33 – 2B Mike McQuillan, Iowa
The all-time leader in singles in Iowa history hit over .329 in all four of his seasons, finishing his career with a .345/.440/.444 triple slash (.354/.489/.438 his senior year). Improved his base stealing (22 for 38 in his first 3 years, 14 for 18 this year) and fielding (.959 career fielding percentage, .977 his senior year) throughout his time at Iowa. Another Northwoods League guy, McQuillan hit .286/.395/.403 in the wooden bat summer league last year with an impressive 34 BB to 31 K and 12 stolen bases in 15 opportunities. He’s not a super small guy at 5’11”, 175 and is good enough across the board to keep moving up as his stats allow.

34 – 2B Jake Jeffries, California HS
The son of former big leaguer Gregg Jeffries is a pretty refined hitter as high schoolers go. The switch-hitting infielder (listed as a 2B in the draft but played 3B in high school) was recruited by San Diego State, UCLA, USC and Pepperdine before settling on Cal State Fullerton. His commitment to Fullerton won’t be easy to buy out, so we shouldn’t expect to see him in the organization unless the Nats redraft him in 2015.

35 – LHP Cory Bafidis, Texas Wesleyan
Bafidis pitched at Midland College in 2010 and Texas Tech in 2011 and attended Texas Wesleyan in 2012. In 2010 for Midland, he threw 16 and 2/3 innings, gave up 15 earned runs and 27 hits, striking out 11 and walking 17. His 2011 season for the Red Raiders wasn’t much better, as he only threw 2 total innings across 6 games, allowing 4 runs on 6 hits with 2 BB and 3 K’s. I can’t find anywhere what limited him to 18 and 2/3 innings over the last 3 years, so he’ll be a great mystery to me.

36 – C Max Ungar, Maryland HS
The Bethesda high schooler (Charles E. Smith Jewish Day School) is pretty big for a catcher (6’3” 195 lbs) and appears to be committed to Denison University. Interesting note – The campus of CESJDS is named after the Ted and Annette Lerner, according to the Jewish Daily Forward.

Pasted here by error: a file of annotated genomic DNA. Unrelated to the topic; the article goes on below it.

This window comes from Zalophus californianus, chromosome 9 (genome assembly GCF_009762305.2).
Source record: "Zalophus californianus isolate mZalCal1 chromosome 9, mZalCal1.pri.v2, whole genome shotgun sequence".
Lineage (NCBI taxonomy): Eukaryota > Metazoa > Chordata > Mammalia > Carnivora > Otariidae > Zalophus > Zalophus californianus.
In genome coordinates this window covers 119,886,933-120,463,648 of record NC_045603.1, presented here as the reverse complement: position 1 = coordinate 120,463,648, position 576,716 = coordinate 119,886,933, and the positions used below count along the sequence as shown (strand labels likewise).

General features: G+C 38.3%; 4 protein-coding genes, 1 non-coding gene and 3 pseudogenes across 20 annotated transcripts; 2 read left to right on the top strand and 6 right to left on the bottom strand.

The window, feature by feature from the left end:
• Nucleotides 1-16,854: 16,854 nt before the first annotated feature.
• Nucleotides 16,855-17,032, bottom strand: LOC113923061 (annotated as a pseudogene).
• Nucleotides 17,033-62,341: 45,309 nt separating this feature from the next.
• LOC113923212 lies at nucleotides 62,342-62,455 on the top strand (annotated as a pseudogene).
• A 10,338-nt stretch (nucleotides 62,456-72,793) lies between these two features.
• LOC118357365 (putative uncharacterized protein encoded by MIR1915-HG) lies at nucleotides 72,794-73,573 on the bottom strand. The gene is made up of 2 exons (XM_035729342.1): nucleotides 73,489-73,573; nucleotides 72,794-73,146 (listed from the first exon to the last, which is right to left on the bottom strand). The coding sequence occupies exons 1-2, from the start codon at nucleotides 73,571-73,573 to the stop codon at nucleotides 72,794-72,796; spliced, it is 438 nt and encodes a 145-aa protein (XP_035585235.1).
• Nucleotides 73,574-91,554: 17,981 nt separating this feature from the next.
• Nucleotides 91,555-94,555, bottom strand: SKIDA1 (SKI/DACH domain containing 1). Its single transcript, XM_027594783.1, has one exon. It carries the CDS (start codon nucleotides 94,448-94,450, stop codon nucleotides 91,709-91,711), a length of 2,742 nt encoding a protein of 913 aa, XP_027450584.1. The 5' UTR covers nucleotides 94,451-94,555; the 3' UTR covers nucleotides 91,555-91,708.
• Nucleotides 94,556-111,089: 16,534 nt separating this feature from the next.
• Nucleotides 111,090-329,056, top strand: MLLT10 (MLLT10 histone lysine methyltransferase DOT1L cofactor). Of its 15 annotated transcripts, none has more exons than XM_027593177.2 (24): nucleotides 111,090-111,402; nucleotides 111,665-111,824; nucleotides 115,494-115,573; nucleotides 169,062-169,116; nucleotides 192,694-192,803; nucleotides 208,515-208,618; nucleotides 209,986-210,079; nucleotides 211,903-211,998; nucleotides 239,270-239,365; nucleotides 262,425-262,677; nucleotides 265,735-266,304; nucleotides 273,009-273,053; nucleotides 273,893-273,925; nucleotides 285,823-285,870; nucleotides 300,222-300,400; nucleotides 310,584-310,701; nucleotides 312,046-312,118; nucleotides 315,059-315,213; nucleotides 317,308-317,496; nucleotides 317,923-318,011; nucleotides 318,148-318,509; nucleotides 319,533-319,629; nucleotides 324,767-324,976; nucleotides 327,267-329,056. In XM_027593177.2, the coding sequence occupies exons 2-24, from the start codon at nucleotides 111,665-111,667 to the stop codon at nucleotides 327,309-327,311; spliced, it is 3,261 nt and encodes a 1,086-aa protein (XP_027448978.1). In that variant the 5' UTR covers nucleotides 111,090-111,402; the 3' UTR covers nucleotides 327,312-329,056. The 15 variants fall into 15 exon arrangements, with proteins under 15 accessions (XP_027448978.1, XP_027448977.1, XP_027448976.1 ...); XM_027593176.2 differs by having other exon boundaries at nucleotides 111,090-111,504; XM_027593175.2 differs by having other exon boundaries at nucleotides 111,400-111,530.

37 – LHP Tyler Watson, Texas HS
The list of Georgetown High's all-time great pitchers is pretty impressive, including 2011 Brewers first round pick Taylor Jungmann. Watson, armed with an 87 mph fastball and some tricky offspeed stuff, is a long-term project that needs to add size and velocity. He's a better pitcher than a thrower at this point, and with advanced stuff (albeit unlikely for him to add it) he could be a true prospect. His dad, Gene Watson, is a scouting coordinator with the Kansas City Royals and he's committed to pitch for Kansas next year. College is the best fit for his development, so he'll almost certainly end up at Kansas.

38 – RHP Jared Messer, Malone
Messer's stuff isn't going to blow you away (tops out around 91 MPH, but he has very good command and a solid grasp on how to pitch. In 14 starts and 84 innings, Messer went 9-4 with a 1.50 ERA, 8 complete games and 3 shutouts. His 68 H and 15 BB allowed make his WHIP impressively land just under 1.00 and he struck out almost 1 batter per inning. Messer is only the third Malone player to ever be drafted.

39 – C Mitchell Williams, Georgia HS
Hit .400 with 4 HR and 19 RBI at Coosa HS this season. Signed to play at the Marion Military Institute, a JC in Alabama, so he could be signable.

40 – OF Ricky Gutierrez, Florida HS
The son of former Chicago Cub Ricky Gutierrez and a 2 start UConn football recruit as a WR, Gutierrez will almost certainly bypass the Nationals and head to sunny, warm Connecticut (wait, what?). You have to assume he's fast since he's playing DI football, but I can't find anything else on his other tools.
Ricky Gutierrez, SR's twitter: @RGutie

No comments:

Post a Comment